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Consumer Culture Is Counterculture

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By    |   Monday, 04 February 2019 07:42 AM

Small, upstart brands are creating fear in the hearts of large established brands. Frito-Lay is up in arms over a brand called Peatos, which is a “skinny orange-colored snack food (think Cheetos) made from peas and lentils. Frito-Lay is going after the brand for trademark infringement.

They think that Peatos is an infringement of the Cheetos name. This is similar to what Hellman’s attempted to do with Just Mayo. The Hellman’s case was a waste of money as Just Mayo changed its name to Just and made Hellman’s look like a jar of chemicals.

As reported in The Wall Street Journal, Peatos is another “upstart” brand that is healthful and natural similar to Kite Hill almond-based dairy-alternative products such as cheeses and yogurts (General Mills is one of its investors). Tyson is investing in non-chicken and non-meat brands to hedge the future.

We hear about companies such as Nestl√©, Unilever, Campbell’s, Kroger, Coca-Cola, Walmart, and Pepsi buying smaller, niche brands that are capturing customer dollars and addressing contemporary customer desires. Many of these smaller brands are non-conformist: they reject the normal approach to ingredients, marketing, business models, and/or usage. Some of them are prestigious not because they are classy, but because they are so cool.

In 1968, Stewart Brand published the Whole Earth Catalog. Its provenance was being a counterculture magazine and product catalogue. It continued to be published until 1972, and then sporadically, until 1998. Whole Earth Catalog provided essays and articles. But, its main claim to fame was product reviews. Its philosophy matched the Sixties alternative zeitgeist of self-sufficiency, a holistic view of the world, ecology, progressive education, "do it yourself" (DIY), and homeopathies. Whole Earth Catalog’s slogan was "access to tools".

The catalogue opened with a statement of its purpose.

“We are as gods and might as well get good at it. So far, remotely done power and glory—as via government, big business, formal education, church—has succeeded to the point where gross defects obscure actual gains. In response to this dilemma and to these gains a realm of intimate, personal power is developing—power of the individual to conduct his own education, find his own inspiration, shape his own environment, and share his adventure with whoever is interested. Tools that aid this process are sought and promoted by the WHOLE EARTH CATALOG.”

Since 1968, a lot of what Whole Earth Catalog proposed has become normal accepted behavior and attitudes. Environmentalism, distrust in institutions, personalization, self-help, grow your own foods (or buy local), community-oriented, computers, and do-it-yourself projects.

Look at the continuing growth at Home Depot. At its latest reporting in mid-August 2018, Home Depot raised its growth targets based on the strength of the home improvement sector, with customers seemingly willing to spend on do-it-yourself activities. Or, consider the juicing category. Making one’s own vegetable and fruit juices is now another consistent business with many small appliance makers offering several versions of juicers.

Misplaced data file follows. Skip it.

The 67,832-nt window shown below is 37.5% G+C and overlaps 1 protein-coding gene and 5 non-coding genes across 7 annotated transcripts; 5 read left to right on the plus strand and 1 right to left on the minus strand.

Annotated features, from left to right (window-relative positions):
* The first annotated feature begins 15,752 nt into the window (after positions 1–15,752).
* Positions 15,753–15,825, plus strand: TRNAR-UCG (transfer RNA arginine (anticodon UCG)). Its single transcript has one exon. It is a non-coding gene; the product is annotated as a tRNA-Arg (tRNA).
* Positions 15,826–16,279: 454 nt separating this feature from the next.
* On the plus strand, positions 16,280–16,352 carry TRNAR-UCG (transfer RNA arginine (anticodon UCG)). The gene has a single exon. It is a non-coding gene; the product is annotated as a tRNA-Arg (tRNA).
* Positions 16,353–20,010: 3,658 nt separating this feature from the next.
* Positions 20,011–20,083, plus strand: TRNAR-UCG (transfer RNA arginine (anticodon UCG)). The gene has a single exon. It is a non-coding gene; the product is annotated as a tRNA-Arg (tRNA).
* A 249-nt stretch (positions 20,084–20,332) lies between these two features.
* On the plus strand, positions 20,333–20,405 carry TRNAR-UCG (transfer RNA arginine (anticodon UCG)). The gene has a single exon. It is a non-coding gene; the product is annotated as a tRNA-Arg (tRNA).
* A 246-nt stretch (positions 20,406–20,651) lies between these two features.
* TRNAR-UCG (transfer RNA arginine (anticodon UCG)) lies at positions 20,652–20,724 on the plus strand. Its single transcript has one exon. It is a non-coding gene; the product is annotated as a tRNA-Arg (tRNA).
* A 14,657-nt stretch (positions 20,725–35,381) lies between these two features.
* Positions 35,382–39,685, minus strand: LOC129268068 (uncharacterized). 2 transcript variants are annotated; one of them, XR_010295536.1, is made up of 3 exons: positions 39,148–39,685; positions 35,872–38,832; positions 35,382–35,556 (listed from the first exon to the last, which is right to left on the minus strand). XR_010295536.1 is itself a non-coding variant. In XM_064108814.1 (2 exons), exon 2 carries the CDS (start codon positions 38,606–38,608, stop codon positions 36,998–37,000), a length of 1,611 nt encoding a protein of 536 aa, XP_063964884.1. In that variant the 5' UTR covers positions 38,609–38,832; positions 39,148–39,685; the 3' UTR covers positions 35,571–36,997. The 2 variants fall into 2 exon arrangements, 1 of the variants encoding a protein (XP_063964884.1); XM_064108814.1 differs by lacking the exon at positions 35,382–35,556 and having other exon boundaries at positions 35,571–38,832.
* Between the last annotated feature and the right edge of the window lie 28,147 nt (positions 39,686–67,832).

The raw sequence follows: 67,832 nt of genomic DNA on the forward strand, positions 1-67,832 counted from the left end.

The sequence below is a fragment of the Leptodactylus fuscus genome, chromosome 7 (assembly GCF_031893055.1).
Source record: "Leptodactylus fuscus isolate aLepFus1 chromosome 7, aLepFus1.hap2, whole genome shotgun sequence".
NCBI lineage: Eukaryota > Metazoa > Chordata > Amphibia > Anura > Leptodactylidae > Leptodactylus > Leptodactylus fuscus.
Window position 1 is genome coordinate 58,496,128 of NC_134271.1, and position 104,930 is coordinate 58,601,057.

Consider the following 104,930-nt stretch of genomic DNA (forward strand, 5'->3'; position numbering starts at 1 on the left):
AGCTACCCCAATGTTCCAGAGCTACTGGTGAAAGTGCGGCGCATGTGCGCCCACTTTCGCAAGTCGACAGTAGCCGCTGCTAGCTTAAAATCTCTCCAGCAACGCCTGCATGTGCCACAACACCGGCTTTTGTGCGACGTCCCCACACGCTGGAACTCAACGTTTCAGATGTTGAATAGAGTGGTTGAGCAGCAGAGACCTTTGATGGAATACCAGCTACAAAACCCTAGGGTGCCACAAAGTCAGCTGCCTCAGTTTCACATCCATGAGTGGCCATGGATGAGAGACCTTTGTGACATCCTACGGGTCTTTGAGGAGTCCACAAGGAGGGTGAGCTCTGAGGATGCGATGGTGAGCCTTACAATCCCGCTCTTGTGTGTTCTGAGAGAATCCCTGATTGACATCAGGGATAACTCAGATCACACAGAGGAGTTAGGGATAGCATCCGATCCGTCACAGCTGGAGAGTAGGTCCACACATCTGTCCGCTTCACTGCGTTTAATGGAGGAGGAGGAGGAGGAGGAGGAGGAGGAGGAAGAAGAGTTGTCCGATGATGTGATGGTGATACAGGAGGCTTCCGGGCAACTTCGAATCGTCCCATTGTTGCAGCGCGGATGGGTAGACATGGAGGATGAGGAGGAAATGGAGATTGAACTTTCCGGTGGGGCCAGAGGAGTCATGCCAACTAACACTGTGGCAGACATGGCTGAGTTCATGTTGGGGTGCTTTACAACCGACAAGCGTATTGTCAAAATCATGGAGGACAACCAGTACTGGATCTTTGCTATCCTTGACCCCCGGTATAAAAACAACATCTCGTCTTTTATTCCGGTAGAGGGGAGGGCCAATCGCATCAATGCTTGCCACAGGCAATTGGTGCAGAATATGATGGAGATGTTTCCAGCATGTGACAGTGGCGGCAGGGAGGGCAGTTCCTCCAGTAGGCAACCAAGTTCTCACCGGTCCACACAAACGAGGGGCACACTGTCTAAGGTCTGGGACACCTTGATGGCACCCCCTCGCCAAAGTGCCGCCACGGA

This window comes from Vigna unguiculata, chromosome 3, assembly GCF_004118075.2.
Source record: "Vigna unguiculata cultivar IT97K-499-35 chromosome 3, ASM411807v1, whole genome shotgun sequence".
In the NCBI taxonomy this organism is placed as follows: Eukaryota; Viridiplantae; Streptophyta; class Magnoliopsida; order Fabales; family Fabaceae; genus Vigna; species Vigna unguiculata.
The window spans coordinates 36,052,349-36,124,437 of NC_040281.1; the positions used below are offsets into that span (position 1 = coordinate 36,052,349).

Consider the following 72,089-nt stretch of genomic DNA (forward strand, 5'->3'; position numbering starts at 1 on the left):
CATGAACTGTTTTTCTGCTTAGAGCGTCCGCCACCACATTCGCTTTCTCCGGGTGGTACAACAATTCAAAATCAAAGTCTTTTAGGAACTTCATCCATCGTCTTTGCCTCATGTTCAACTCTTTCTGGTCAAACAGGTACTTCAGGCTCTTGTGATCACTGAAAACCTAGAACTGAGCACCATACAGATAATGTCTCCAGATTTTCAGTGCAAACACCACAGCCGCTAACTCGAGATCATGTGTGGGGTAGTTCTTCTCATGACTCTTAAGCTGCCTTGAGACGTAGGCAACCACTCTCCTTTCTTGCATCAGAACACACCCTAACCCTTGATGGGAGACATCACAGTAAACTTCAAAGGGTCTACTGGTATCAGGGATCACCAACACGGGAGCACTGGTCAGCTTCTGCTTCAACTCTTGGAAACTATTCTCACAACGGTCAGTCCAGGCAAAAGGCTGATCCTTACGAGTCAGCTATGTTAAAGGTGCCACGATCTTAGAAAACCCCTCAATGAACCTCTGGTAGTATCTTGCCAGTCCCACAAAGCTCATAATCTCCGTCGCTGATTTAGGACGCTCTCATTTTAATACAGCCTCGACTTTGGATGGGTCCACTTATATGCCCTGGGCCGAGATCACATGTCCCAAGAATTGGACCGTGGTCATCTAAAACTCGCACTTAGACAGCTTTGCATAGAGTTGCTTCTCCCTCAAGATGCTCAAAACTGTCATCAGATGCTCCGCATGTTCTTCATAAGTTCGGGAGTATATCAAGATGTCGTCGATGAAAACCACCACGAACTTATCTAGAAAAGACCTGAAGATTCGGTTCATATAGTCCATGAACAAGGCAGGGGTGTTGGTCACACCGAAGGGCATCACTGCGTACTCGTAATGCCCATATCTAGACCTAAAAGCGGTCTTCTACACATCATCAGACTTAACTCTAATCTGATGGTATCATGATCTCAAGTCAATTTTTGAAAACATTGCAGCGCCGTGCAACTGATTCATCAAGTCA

The loss of trust in institutions continues to be supported globally by numerous surveys, the most visible being the Edelman Trust Barometer. This trust deficit has led to people relying on peers, influencers, and like-minded others, as well as strangers’ online ratings and rankings.

And, we have the new age version of past ways of living. Food has been the most visible industry to experience the modernization of Sixties dietary habits. Supermarket shelves and chill-cases are filled with ingredients and staples from the tie-dyed, granola-eating, flower power, counterculture. Soy milk, almond milk, Kombucha, kelp, daikon, nori, miso, turmeric, and tofu are no longer strange. Vegetarians, vegans and macrobiotic dieters are everywhere.

Meal kits, actually cooking a meal from individual fresh ingredients, are an example of making meals from scratch in a contemporary manner. Crossover vehicles and SUVs are just modern versions of the station wagon that ferried children and pets and large amounts of goods around town.

After 50 years, it appears as if our current consumer culture is just a modernized counterculture: entrepreneurial, personal, planet and person healthy, and do-it-yourself.

Larry Light, a global brand revitalization expert, is co-author with Joan Kiddon of Six Rules for Brand Revitalization. He also is the Chief Executive Officer of Arcature, a marketing consulting company that has advised a variety of marketers in packaged goods, technology, retail, hospitality, automotive, corporate and business-to-business, as well as not-for-profit organizations.

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After 50 years, it appears as if our current consumer culture is just a modernized counterculture: entrepreneurial, personal, planet and person healthy, and do-it-yourself.
consumer, culture, counterculture
Monday, 04 February 2019 07:42 AM
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